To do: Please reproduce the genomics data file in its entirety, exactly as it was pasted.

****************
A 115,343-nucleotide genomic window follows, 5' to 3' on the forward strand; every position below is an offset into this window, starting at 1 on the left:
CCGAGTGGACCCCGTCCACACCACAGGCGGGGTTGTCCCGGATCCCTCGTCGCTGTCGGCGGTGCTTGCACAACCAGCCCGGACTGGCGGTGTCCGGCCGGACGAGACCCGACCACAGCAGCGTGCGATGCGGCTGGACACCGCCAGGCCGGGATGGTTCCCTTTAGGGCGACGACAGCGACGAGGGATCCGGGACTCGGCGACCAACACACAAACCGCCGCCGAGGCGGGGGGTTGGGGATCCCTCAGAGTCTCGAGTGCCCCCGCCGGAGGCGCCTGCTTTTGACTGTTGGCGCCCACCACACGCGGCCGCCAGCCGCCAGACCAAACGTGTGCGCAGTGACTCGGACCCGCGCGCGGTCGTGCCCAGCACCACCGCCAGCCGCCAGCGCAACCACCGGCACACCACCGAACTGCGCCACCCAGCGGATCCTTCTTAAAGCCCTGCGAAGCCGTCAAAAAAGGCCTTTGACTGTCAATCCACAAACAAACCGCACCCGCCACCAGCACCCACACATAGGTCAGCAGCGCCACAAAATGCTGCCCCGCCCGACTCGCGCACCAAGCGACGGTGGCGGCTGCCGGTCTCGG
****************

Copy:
A 115,343-nucleotide genomic window follows, 5' to 3' on the forward strand; every position below is an offset into this window, starting at 1 on the left:
CCGAGTGGACCCCGTCCACACCACAGGCGGGGTTGTCCCGGATCCCTCGTCGCTGTCGGCGGTGCTTGCACAACCAGCCCGGACTGGCGGTGTCCGGCCGGACGAGACCCGACCACAGCAGCGTGCGATGCGGCTGGACACCGCCAGGCCGGGATGGTTCCCTTTAGGGCGACGACAGCGACGAGGGATCCGGGACTCGGCGACCAACACACAAACCGCCGCCGAGGCGGGGGGTTGGGGATCCCTCAGAGTCTCGAGTGCCCCCGCCGGAGGCGCCTGCTTTTGACTGTTGGCGCCCACCACACGCGGCCGCCAGCCGCCAGACCAAACGTGTGCGCAGTGACTCGGACCCGCGCGCGGTCGTGCCCAGCACCACCGCCAGCCGCCAGCGCAACCACCGGCACACCACCGAACTGCGCCACCCAGCGGATCCTTCTTAAAGCCCTGCGAAGCCGTCAAAAAAGGCCTTTGACTGTCAATCCACAAACAAACCGCACCCGCCACCAGCACCCACACATAGGTCAGCAGCGCCACAAAATGCTGCCCCGCCCGACTCGCGCACCAAGCGACGGTGGCGGCTGCCGGTCTCGG